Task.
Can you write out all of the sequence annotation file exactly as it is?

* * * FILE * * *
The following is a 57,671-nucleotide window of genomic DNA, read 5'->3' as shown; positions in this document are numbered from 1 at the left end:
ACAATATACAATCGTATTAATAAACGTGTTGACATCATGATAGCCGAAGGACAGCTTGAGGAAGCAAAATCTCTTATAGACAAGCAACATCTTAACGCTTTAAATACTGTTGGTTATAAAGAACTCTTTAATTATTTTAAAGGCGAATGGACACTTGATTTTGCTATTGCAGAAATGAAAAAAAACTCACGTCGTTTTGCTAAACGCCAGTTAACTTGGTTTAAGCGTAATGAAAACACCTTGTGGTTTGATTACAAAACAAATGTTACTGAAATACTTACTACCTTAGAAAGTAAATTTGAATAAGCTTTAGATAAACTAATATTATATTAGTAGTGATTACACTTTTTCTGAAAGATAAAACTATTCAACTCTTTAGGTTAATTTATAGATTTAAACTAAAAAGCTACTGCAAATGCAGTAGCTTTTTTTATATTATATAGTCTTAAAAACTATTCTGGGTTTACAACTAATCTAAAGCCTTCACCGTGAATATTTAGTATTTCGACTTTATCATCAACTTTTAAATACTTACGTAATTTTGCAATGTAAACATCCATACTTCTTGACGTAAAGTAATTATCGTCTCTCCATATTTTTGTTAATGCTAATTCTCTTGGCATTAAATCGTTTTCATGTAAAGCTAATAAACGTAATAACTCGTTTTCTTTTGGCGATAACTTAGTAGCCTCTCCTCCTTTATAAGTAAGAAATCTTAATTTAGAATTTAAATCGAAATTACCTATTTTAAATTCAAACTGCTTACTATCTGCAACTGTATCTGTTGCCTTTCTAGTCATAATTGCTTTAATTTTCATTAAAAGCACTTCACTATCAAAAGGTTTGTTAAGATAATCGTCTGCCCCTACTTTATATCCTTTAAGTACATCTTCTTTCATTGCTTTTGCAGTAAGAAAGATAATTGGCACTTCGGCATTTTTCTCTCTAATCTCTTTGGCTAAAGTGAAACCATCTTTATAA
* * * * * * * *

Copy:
The following is a 57,671-nucleotide window of genomic DNA, read 5'->3' as shown; positions in this document are numbered from 1 at the left end:
ACAATATACAATCGTATTAATAAACGTGTTGACATCATGATAGCCGAAGGACAGCTTGAGGAAGCAAAATCTCTTATAGACAAGCAACATCTTAACGCTTTAAATACTGTTGGTTATAAAGAACTCTTTAATTATTTTAAAGGCGAATGGACACTTGATTTTGCTATTGCAGAAATGAAAAAAAACTCACGTCGTTTTGCTAAACGCCAGTTAACTTGGTTTAAGCGTAATGAAAACACCTTGTGGTTTGATTACAAAACAAATGTTACTGAAATACTTACTACCTTAGAAAGTAAATTTGAATAAGCTTTAGATAAACTAATATTATATTAGTAGTGATTACACTTTTTCTGAAAGATAAAACTATTCAACTCTTTAGGTTAATTTATAGATTTAAACTAAAAAGCTACTGCAAATGCAGTAGCTTTTTTTATATTATATAGTCTTAAAAACTATTCTGGGTTTACAACTAATCTAAAGCCTTCACCGTGAATATTTAGTATTTCGACTTTATCATCAACTTTTAAATACTTACGTAATTTTGCAATGTAAACATCCATACTTCTTGACGTAAAGTAATTATCGTCTCTCCATATTTTTGTTAATGCTAATTCTCTTGGCATTAAATCGTTTTCATGTAAAGCTAATAAACGTAATAACTCGTTTTCTTTTGGCGATAACTTAGTAGCCTCTCCTCCTTTATAAGTAAGAAATCTTAATTTAGAATTTAAATCGAAATTACCTATTTTAAATTCAAACTGCTTACTATCTGCAACTGTATCTGTTGCCTTTCTAGTCATAATTGCTTTAATTTTCATTAAAAGCACTTCACTATCAAAAGGTTTGTTAAGATAATCGTCTGCCCCTACTTTATATCCTTTAAGTACATCTTCTTTCATTGCTTTTGCAGTAAGAAAGATAATTGGCACTTCGGCATTTTTCTCTCTAATCTCTTTGGCTAAAGTGAAACCATCTTTATAA